If this be April Fool’s Day, that must mean … not again!

I awoke this morning and realized it was April Fool’s Day, and shivered in chagrin at some of the opportunities to behave like an adult editor that I frittered away over the years. There is sure to be a reservation for me in an outer circle of journalistic Hell.

You see, for years I allowed Jon Ralston — then Las Vegas Review-Journal columnist, now defrocked Sun columnist and self-aggrandizing television pundit and web worm — to publish entire column’s of outrageous political fantasies that would end with something to the effect: “Happy April Fool’s Day, everyone. Did I fool you?”

Happy April’s Fools Day …

I would link to a couple of those groaners, but the recent Review-Journal online redesign has the paper’s online archives in utter disarray. Search engines will find a URL but it doesn’t work. But what the heck, here is one he published in the Las Vegas Sun in 2000. Their archives still work, if nothing else does.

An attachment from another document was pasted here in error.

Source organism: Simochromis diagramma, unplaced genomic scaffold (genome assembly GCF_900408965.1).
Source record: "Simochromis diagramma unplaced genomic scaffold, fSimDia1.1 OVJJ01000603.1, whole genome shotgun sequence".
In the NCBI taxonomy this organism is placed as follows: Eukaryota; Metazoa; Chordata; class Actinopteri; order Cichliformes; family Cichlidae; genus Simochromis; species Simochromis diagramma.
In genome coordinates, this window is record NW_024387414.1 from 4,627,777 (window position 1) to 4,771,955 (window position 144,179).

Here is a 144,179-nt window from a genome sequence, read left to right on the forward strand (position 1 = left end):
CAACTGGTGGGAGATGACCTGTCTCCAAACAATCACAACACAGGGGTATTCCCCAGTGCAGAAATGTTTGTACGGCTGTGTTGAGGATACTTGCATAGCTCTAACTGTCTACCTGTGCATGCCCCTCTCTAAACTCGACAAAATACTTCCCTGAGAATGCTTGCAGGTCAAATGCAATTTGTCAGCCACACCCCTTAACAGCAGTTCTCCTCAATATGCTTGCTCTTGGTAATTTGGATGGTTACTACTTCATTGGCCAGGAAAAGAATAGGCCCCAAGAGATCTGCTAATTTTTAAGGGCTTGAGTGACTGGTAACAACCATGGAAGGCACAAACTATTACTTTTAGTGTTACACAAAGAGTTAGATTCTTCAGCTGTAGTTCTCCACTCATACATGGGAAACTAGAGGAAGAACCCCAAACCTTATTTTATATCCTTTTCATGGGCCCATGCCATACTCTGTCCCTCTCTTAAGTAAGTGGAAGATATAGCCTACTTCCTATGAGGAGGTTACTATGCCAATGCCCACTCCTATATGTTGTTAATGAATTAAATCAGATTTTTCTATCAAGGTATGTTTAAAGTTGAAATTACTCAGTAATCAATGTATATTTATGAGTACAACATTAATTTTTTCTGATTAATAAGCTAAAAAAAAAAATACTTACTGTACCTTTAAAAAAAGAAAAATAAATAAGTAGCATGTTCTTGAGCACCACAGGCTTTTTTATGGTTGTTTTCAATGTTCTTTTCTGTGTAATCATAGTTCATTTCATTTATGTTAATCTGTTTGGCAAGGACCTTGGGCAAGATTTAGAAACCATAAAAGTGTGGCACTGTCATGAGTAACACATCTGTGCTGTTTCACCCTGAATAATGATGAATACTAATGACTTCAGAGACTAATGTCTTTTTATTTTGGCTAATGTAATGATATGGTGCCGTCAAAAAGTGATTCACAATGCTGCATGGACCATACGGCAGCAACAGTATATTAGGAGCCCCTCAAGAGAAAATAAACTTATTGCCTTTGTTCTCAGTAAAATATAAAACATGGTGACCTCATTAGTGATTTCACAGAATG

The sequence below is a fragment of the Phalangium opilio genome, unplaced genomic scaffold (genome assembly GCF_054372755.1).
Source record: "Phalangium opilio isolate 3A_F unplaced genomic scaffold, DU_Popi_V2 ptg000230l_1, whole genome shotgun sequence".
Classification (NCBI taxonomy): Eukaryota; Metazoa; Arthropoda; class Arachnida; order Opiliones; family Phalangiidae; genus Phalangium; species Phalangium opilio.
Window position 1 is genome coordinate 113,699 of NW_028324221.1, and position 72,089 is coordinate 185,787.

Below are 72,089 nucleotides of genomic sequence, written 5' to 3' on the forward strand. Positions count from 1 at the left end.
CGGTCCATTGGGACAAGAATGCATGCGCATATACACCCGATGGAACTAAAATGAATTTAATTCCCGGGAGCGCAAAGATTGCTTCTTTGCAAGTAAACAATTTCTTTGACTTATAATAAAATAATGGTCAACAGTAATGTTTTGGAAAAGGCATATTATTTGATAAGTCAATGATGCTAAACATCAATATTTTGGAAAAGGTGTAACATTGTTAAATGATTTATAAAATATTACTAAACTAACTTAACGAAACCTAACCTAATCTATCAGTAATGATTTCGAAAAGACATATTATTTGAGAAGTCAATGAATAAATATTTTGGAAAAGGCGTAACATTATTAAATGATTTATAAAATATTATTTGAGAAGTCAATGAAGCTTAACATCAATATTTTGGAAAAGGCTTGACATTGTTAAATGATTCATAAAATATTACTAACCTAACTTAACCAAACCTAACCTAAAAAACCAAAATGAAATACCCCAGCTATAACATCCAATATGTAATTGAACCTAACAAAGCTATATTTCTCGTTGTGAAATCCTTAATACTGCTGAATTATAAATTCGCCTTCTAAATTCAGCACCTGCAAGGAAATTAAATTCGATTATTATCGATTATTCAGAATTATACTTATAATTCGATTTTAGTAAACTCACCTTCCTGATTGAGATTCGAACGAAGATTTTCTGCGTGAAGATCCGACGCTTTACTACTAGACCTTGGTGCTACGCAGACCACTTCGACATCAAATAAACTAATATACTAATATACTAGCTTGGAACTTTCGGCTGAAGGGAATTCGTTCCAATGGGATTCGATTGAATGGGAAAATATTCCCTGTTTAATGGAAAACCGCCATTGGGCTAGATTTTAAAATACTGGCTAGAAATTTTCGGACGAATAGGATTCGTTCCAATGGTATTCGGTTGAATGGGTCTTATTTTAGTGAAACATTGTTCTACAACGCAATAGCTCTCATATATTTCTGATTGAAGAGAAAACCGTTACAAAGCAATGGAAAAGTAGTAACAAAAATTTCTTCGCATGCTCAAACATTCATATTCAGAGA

So, I wondered this morning, without an ink on newsprint outlet for his infantile fantasies, would Ralston stoop to still another April Fool’s Day joke? He managed to disappoint.

An alert reader, who I surely hope is not actually paying for his emailed political pointers, let me know Ralston is down to his old tricks.

After informing everyone in his “Morning Flash” that he was rushing off to New York for an interview at 30 Rock, he proceeded to report John Ensign is consider running for Congress against Steven Horsford. “How could he be worse than Tark?” and that Jim Gibbons is now a mining industry lobbyist and Brian Sandoval is being considered for secretary of the Interior.

It ended: “Happy April Fool’s Day, everyone. Did I fool you?”

Not for the past two decades.

One comment on “If this be April Fool’s Day, that must mean … not again!

  1. Vernon Clayson says:

    I guess the subject of Jon Ralston left everyone speechless. He feigns the impression he knows all, therefore he should run for public office, any public office, which would soon squelch his feigned wisdom. Reminds me a little of an auctioneer, going once, going twice, sold to the sucker that pays him to appear on television.

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